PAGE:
By Nicole Zibelman

For The Diamondback

University of Maryland students raised questions at a town hall meeting on Thursday about what steps the administration has taken to improve transparency and communication in the wake of Maryland football player Jordan McNair’s death.

Maryland athletic director Damon Evans, Student-Athlete Advisory Committee president Abigail Bentz and Student Government Association president Jonathan Allen fielded questions about McNair’s death and the investigations that followed from the group of about 60 attendees as part of Campus Conversations, an initiative to encourage dialogue about issues important to university students, hosted by the SGA and Maryland Discourse.

McNair died two weeks after suffering heatstroke at a team workout on May 29. At an Aug. 14 press conference, university President Wallace Loh said the university accepted “legal and moral” responsibility for McNair’s death.

[Read more: “A deep loss”: Following the death of Maryland football’s Jordan McNair]

Allen criticized football coach DJ Durkin, who was placed on administrative leave after ESPN published a report detailing a “toxic culture” under the coach and his staff. The report led to an investigation now being overseen by the University System of Maryland Board of Regents, which has yet to be completed.

“If, somehow, coach Durkin is reinstated, I think that would be indicative of … instances where athletics department have valued their bottom line more than they valued their student-athletes,” Allen said. “If [players] say that they don’t feel comfortable under a coach that had a death [on] his watch, then that should be the only thing that matters.”

Allen was also critical of the nearly two-month gap between McNair’s death and the press conference and called for more transparency from the administration moving forward.

He suggested publishing information immediately for students to read, rather than waiting to package it into a press release or a Maryland Today article.

“We as a university are often reactive instead of proactive,” Allen said.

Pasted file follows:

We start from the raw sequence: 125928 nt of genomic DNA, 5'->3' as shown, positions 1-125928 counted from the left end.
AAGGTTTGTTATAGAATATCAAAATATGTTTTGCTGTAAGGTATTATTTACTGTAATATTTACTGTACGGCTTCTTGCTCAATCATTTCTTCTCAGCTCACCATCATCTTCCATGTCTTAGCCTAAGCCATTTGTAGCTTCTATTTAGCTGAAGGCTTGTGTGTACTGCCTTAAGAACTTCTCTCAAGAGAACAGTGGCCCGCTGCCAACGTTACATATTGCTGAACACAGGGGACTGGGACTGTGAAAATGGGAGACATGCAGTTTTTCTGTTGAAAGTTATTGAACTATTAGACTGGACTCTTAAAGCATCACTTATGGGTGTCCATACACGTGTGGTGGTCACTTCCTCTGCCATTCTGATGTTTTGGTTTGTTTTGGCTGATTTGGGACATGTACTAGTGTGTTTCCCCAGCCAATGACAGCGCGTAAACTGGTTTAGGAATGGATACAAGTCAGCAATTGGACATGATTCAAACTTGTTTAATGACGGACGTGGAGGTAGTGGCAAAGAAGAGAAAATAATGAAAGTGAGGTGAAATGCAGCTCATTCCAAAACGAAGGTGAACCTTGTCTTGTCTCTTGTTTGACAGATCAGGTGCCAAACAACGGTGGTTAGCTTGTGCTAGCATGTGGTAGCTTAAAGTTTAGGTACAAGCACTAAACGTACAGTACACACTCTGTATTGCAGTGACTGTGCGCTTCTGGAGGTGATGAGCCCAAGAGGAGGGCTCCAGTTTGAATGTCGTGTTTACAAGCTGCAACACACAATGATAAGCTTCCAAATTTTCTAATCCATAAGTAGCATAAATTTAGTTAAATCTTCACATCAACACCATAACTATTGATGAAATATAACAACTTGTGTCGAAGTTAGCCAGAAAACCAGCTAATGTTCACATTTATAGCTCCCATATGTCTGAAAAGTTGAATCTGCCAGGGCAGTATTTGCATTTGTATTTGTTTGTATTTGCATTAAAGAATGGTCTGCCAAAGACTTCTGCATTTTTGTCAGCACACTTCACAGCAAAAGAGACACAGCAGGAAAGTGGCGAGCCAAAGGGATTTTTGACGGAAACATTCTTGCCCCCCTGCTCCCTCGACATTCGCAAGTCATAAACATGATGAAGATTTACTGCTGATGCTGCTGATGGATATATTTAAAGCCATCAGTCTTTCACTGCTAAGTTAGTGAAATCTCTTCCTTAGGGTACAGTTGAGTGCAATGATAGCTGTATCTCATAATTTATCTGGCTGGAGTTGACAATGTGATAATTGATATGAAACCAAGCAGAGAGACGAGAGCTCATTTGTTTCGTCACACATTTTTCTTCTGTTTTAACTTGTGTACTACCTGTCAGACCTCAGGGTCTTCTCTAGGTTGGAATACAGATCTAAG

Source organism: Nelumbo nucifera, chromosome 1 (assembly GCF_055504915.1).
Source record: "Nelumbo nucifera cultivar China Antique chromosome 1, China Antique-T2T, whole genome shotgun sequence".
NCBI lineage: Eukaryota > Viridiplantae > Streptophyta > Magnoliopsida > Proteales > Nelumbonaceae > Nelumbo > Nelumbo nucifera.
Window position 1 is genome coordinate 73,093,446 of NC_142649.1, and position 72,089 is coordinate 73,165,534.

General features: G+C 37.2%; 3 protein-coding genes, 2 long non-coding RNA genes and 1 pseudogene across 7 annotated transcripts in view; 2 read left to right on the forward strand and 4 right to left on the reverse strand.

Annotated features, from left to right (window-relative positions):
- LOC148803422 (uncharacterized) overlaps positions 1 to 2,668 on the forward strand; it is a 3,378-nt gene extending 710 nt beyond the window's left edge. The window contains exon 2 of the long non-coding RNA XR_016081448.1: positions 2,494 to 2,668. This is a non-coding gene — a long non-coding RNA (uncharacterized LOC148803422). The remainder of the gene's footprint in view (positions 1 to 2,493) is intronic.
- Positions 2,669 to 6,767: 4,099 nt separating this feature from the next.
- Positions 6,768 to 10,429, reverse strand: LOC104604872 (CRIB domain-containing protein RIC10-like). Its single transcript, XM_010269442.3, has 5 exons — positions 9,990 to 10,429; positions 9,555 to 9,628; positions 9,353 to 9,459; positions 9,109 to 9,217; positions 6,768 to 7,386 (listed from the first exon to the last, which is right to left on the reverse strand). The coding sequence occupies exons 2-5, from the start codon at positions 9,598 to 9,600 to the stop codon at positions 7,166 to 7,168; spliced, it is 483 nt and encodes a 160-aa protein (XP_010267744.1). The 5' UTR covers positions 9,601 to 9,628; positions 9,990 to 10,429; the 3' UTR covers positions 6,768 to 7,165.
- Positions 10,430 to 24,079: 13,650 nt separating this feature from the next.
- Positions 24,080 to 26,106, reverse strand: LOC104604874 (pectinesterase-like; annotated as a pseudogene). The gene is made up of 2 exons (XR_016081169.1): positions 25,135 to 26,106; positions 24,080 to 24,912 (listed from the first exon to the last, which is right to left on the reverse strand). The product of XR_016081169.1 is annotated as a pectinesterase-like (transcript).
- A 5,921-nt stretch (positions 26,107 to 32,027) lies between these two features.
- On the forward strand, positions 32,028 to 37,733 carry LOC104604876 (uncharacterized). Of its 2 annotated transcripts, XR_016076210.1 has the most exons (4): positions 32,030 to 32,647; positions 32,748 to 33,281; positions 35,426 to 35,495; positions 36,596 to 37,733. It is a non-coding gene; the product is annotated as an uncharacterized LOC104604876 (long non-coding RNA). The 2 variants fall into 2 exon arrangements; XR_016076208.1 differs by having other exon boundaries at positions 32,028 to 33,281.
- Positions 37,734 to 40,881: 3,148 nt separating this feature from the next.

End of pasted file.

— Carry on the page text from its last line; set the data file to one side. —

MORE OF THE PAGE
[Read more: PG County state’s attorney could press charges after Jordan McNair report]

When asked what steps the university is taking to protect student-athletes, Evans said that an online tool has been created for student-athletes to report concerns anonymously. This will allow administrators to receive information immediately and quickly investigate, as opposed to hearing about problems in exit interviews, he said.

Durkin’s fate also came up in questions to Evans. He said it’ll be decided once the investigation into the team culture is completed.

“I’m trying to do what is in the best interest of our student-athletes, of our program, and of our university as a whole and I’m committed to doing that,” he said. “We’re going to do what’s appropriate.”

The university hired Dr. Rod Walters, a sports medicine consultant, to conduct an external investigation into McNair’s death. Last week, Walters’ firm released its findings, which laid out a timeline of the day McNair’s collapsed and detailed the inadequate care given to McNair by athletic trainers.

Evans reiterated that the team’s athletic trainers failed to promptly diagnose and treat McNair for heatstroke after he collapsed. Research shows that heatstroke has a 100 percent survival rate when treated properly with cold water immersion.

“We did not have some of the best [medical] practices,” Evans said. “Jordan did not receive proper medical care.”

Bélan Chimamanka’a, a senior computer science and linguistics major, said he was glad students challenged Evans and held him accountable.

“I will say that I don’t think the concerns of the students were fully addressed,” said Chimamanka’a, who is a member of Maryland Discourse. “There was a reliance on sort of the safe response, [but] to be fair … there was really not much he could say to make the situation better.”

Andrew String, a sophomore government and politics major and SGA alumni relations director, said he was surprised by how transparent the athletic department has been recently.

“I’m happy that they admit the actions that have been happening in the past few months about the environment being toxic,” String said. “I’m happy they are addressing the problems now and that they’re being transparent. … I think moving forward, we’re going to have a better relationship with them.”